Bushnell Trophy Cam XLT Camera Review

2010 Bushnell Trophy Cam XLT Review - February 06, 2010 Back to Main Review Page

2010 Bushnell Trophy Cam XLT

Model 119455/119445



119455 Screen

With Python cable:

Bushnell Trophy Camera 2010 8 MP 32 count IR red flash digital camera 02-06-2010

07-24-2010 Important notice: This review is good for early release cameras released and shipped prior to May 2010. Click the following link to get updated info on latest shipping models:
TrophyCam XLT REVISIT

This camera comes in three versions which are the 119455C brown with 2” view screen, 119445C camo Bone Collector with black and white text LCD, and the 119435C brown with black and white text LCD. For the purpose of this review we will only test this camera as a single review because all cameras have the same specifications with view screen and case color being the only differences. Should a particular sub model have its own issue we will associate the problem to that model only.

The look suggests a very solid small well constructed case with the main obvious difference is the size of the IR array. We do like the brown color which has proved itself hard to see against most backgrounds. The somewhat lighter in color camo appearance of the Bone Collector should work well also. New addition this year is the increased strap loop size to accommodate a Python Cable for security. This would only secure the camera to the tree but the door could still be opened so a small lock would be needed to secure the door to keep the memory card from getting legs. Bushnell now has designed a security box which is offered as an accessory. The case locks up tightly and will keep the weather out. The built in cable loops are high on the back which might prevent a cam cable wrap around type mounting because they are located in the area of the array. The external battery port is the same and requires the plug to be removed to access the inside of the camera. The tri pod insert feature was also carried over to this years models which is a nice feature, and will allow the use of another accessory they call the 119652C deluxe tree bracket. Inside on the 119455C the appearance is basically the same as last year except for the larger view screen. I would like to see the battery compartment marked with battery polarity to solve confusion. The battery installation is briefly discussed in the manual. These are just very good looking cameras.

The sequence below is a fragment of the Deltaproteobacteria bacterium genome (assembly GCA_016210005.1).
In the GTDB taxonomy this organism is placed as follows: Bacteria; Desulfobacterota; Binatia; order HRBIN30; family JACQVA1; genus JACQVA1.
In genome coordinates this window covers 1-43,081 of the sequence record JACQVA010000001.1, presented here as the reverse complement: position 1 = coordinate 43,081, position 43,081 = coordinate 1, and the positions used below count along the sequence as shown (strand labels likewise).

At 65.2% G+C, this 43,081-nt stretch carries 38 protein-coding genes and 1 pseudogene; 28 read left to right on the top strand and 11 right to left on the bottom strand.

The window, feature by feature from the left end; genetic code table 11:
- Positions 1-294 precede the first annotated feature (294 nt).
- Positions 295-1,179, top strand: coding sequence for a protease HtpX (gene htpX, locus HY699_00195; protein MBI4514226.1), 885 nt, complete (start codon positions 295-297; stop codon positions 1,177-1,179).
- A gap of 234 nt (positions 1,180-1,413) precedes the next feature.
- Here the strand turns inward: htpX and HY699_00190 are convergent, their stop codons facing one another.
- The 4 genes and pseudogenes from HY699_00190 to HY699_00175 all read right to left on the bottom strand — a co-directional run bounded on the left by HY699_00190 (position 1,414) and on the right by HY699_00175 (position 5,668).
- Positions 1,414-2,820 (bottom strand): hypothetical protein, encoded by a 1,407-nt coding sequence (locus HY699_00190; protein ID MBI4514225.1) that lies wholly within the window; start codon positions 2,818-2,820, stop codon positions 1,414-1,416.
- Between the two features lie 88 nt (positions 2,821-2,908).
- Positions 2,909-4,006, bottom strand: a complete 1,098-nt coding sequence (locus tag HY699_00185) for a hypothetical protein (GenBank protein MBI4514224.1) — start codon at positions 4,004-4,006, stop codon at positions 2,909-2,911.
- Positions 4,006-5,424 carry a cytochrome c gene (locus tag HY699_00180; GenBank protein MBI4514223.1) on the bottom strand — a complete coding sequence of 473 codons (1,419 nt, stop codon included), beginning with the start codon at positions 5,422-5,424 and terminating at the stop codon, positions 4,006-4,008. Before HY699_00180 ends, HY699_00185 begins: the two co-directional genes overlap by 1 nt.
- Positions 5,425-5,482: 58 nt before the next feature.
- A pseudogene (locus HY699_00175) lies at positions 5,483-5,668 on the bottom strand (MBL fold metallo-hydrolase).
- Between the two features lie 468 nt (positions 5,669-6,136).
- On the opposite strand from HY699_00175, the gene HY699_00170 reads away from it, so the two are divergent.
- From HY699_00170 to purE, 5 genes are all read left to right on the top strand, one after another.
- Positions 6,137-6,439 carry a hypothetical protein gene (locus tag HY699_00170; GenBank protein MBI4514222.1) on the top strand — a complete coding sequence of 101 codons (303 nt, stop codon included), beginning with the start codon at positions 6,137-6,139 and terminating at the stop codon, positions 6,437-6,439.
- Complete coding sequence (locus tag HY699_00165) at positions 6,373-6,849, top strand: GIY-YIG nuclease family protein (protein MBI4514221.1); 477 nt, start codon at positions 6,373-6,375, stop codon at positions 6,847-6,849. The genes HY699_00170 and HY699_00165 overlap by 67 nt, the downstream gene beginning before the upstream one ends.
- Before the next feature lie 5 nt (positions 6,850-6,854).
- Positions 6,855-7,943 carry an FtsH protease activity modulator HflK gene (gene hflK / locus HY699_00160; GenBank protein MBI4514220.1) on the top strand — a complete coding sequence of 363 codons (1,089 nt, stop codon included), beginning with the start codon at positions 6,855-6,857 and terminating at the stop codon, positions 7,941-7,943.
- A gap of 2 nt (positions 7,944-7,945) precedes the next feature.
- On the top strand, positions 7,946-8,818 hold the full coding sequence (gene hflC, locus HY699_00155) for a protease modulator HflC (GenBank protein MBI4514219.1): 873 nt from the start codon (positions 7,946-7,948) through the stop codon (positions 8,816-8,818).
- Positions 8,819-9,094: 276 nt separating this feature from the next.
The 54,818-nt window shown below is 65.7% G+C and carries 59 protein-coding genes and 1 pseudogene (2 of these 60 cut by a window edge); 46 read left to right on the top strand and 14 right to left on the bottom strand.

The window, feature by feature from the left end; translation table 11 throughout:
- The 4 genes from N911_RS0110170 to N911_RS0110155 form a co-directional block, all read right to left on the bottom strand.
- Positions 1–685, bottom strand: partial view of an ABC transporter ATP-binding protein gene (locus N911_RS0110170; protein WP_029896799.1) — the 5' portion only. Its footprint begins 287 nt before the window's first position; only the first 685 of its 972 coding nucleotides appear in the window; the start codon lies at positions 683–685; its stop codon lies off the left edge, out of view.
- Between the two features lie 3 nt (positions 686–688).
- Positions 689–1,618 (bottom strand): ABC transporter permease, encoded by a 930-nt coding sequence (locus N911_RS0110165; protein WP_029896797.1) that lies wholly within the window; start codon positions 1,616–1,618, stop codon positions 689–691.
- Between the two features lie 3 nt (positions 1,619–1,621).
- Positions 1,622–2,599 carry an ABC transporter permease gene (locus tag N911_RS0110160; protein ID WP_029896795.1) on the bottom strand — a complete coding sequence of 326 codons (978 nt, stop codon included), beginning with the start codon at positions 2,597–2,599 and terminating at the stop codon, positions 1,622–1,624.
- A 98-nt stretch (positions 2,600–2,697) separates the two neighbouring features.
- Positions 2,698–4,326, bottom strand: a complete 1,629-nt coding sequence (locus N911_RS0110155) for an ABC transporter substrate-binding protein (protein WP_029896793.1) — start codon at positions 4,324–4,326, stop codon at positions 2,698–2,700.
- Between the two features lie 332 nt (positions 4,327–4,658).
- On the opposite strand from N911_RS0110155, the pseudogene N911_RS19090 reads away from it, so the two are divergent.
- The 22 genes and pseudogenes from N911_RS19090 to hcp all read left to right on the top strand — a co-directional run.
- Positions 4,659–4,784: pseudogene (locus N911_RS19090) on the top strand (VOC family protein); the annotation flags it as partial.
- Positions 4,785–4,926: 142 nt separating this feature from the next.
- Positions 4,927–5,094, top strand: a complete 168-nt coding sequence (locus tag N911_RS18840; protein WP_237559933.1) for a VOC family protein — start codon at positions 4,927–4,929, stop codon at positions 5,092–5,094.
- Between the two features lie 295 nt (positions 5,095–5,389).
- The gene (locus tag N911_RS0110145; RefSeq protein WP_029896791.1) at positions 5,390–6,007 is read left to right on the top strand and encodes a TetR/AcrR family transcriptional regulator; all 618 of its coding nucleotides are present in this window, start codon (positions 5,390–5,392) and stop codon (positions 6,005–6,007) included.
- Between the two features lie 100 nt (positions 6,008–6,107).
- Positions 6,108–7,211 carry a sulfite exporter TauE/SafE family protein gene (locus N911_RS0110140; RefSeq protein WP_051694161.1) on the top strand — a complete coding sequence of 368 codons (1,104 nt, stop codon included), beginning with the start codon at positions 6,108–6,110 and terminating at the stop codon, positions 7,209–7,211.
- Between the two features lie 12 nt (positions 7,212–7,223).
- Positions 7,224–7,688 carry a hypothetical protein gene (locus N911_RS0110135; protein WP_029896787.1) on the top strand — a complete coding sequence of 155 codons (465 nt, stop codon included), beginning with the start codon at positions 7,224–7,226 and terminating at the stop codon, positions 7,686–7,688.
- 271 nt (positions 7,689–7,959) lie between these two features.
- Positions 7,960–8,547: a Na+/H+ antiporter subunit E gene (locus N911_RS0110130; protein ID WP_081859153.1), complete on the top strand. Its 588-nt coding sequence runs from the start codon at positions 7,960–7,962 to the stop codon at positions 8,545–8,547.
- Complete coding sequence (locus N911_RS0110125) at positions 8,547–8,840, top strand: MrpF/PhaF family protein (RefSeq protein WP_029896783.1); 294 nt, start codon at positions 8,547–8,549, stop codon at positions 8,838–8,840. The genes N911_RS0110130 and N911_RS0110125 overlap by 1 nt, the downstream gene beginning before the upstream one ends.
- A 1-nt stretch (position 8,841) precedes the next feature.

Inside the box is the camera of course but there is also the strap, USB cable, video cable and instruction manual. I called it a box but it actually comes in a bubble pack this year. This is supposed to allow for close inspection by the buyer prior to purchase. Reading the manual was easy and very understandable.

The camera is the same size as last year (5.5 X 3.5 X 2.5) inch which makes it possible to carry a bunch of these cameras along with a sack full of batteries and cards in a small day pack. About as tall as a coke can these cameras can be hidden in some very small places which take that foreign object in the animal’s environment out of the negative things larger cameras cause.

The larger array to greatly improve flash range and the boost to the SD card size (16 gig) are two of the main upgrades. The new image processor and larger view screen will aid in the picture quality/viewing area. Security was addressed with the built in cable loops on the back of the camera.